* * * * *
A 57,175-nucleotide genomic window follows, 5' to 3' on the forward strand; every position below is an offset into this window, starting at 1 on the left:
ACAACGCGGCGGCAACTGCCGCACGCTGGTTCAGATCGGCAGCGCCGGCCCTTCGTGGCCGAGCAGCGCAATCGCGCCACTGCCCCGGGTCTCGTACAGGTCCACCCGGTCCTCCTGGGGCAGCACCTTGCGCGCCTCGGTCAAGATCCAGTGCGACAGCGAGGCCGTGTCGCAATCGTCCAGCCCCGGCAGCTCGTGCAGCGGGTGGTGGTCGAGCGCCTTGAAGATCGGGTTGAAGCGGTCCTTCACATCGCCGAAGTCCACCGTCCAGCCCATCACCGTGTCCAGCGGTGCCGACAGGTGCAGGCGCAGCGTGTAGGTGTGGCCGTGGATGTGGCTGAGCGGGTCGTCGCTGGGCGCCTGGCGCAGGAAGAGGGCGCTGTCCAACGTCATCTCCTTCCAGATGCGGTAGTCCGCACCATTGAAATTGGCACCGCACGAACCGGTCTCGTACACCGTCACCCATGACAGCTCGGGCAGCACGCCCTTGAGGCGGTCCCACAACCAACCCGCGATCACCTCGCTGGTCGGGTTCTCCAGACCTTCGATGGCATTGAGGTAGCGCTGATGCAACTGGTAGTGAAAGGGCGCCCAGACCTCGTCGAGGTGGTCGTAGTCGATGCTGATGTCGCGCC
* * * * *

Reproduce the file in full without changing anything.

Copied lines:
A 57,175-nucleotide genomic window follows, 5' to 3' on the forward strand; every position below is an offset into this window, starting at 1 on the left:
ACAACGCGGCGGCAACTGCCGCACGCTGGTTCAGATCGGCAGCGCCGGCCCTTCGTGGCCGAGCAGCGCAATCGCGCCACTGCCCCGGGTCTCGTACAGGTCCACCCGGTCCTCCTGGGGCAGCACCTTGCGCGCCTCGGTCAAGATCCAGTGCGACAGCGAGGCCGTGTCGCAATCGTCCAGCCCCGGCAGCTCGTGCAGCGGGTGGTGGTCGAGCGCCTTGAAGATCGGGTTGAAGCGGTCCTTCACATCGCCGAAGTCCACCGTCCAGCCCATCACCGTGTCCAGCGGTGCCGACAGGTGCAGGCGCAGCGTGTAGGTGTGGCCGTGGATGTGGCTGAGCGGGTCGTCGCTGGGCGCCTGGCGCAGGAAGAGGGCGCTGTCCAACGTCATCTCCTTCCAGATGCGGTAGTCCGCACCATTGAAATTGGCACCGCACGAACCGGTCTCGTACACCGTCACCCATGACAGCTCGGGCAGCACGCCCTTGAGGCGGTCCCACAACCAACCCGCGATCACCTCGCTGGTCGGGTTCTCCAGACCTTCGATGGCATTGAGGTAGCGCTGATGCAACTGGTAGTGAAAGGGCGCCCAGACCTCGTCGAGGTGGTCGTAGTCGATGCTGATGTCGCGCC